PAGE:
The corn crops are well housed in Skeleton Barns having clay floors, the crops being preserved from contact with the clay, by means of an intervening layer of brushwood.
In addition to this Homestead, which has the disadvantage of not being at the centre of the holding, 24 cow-stalls, a food house, and labourer’s cottage, have been erected at a distant part of the farm. At this Steading the barren cows are fatted and the calves are kept, the latter being supplied with roots and fodder. By this means much cartage is saved, and manure is made where it is wanted.
Description of the Farm.—The Farm consists of about 320 acres, of which about 100 are arable, the rest being pasture and mcadow. The land consists mostly of clay, resting on a substratum of New Red Sandstone.
The arable land is cultivated partly on a five-course, and partly on a four-course system.
All the land requiring drainage has been drained, partly by the landlord, partly by the tenant.
During the present tenancy many old fences have been levelled, and about six miles of new and straight quick hedges have been planted ; by which means, and by filling useless pits, the productive area of the farm has been increased by more than 12 acres. Eighteen or twenty acres of swedes or mangolds are annually grown, and carried from the fields-part to the home, and part to the outlying farmstead.
A flock of 200 sheep is usually kept.
Below are some plans from the book. Click on one to enlarge and scroll through the other images.
If domestic life in rural Victorian England is your passion, then I highly recommend the BBC series, The Victorian Farm. (But you’ve probably already seen it if you’re on my blog.) Much of the information in that series comes from Henry Stephens’ The Book of the Farm.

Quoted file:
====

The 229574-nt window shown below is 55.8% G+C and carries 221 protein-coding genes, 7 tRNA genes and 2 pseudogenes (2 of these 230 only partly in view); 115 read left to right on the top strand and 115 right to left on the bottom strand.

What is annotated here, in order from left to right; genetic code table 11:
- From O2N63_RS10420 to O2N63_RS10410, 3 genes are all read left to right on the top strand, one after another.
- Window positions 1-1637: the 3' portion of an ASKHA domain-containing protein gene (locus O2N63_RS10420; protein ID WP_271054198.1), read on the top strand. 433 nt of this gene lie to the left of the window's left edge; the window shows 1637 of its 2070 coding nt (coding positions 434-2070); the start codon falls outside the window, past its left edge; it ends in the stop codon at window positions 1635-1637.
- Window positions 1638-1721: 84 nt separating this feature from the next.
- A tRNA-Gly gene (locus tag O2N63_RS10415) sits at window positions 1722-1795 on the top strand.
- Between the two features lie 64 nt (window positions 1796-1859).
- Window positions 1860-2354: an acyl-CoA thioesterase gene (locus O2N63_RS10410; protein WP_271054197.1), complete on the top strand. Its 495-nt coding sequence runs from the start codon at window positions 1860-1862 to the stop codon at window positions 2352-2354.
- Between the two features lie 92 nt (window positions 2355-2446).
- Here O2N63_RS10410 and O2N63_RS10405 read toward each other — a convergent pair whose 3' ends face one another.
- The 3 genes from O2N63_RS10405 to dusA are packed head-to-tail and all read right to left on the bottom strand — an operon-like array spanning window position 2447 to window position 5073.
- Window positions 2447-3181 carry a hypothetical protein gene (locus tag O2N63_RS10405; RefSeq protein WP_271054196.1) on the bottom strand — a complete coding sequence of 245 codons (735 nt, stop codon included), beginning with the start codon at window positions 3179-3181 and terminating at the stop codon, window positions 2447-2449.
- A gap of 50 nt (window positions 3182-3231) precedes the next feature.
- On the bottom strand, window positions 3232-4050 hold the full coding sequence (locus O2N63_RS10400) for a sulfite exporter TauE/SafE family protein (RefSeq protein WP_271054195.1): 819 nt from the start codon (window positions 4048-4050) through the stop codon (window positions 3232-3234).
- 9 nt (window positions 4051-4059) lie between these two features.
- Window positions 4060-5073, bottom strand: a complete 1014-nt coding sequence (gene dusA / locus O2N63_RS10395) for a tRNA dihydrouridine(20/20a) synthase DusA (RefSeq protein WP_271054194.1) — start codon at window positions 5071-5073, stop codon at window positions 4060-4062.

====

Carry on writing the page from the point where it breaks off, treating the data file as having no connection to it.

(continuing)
One of my favorite activities as a writer is to visualize the space my characters move about in. Naturally I was thrilled when I ran across An Encyclopedia of Cottage, Farm, and Villa Architecture and Furniture; containing numerous designs for dwelling from the cottage to the villa, including farm houses, farmeries, and other agricultural buildings; several designs for country inns, public houses, and parochial schools; with the requisite fittings-up, fixtures, and furniture; and appropriate offices, gardens, and garden scenery; each design accompanied by analytical and critical remarks, illustrative of the principles of architectural science and taste on which it is composed, by John Claudius Loudon. The volume I’m excerpting was published in 1839 but earlier editions exist.
Let’s start with a country inn:
A complete Country Inn may be considered with reference to its accommodation, arrangement, or distribution, its situation and architectural style. The accommodation includes that of the house, of the stable offices, and of the gardens and grounds.
The Accommodation of the house, we have already said, is essentially that of a private house, with the housekeeper’s room, or bar, placed in a conspicuous situation, instead of in a private one; and with the store-room and larder also exposed to public view. The inn contains an entrance hall, in which there ought always to be a porter to announce the arrival of guests, by ringing one bell for the hostler, and another for the waiter; an ante-room or strangers’ room, into which the guests are first shown, and where they are waited on by the master, mistress, or some upper servant, to ascertain the kind of accommodation which they desire. A complete inn ought to have large rooms for parties to dine in on public occasions, or in which may be held public meetings, assemblies, balls, &C. : it ought also to have suites of apartments, consisting of one or two sitting-rooms, one or two bed-rooms, a maid-servant’s or nurse’s room, and a water-closet; such suites of apartments being frequently required in first-rate Inns, by wealthy families who travel with their own carriages and horses, and who wish to live at an inn as privately as if they were at home. There ought also to be suites of apartments for single persons, consisting of a bed-room and sitting-room each. There ought to be small dining-rooms for small parties to dine together; and numerous bed-rooms, some with dressing-rooms, and some without them. In a large inn, there ought to be also a billiard-room for exercise and amusement during bad weather and long evenings; and also one or more musical instruments; and in every inn, whether large or small, there ought to be a library of books; which may be put under the care of the bar-woman, and lent out to guests at a small sum per volume. Among the conveniences, there should be hot, cold, saline, vapour, and air baths.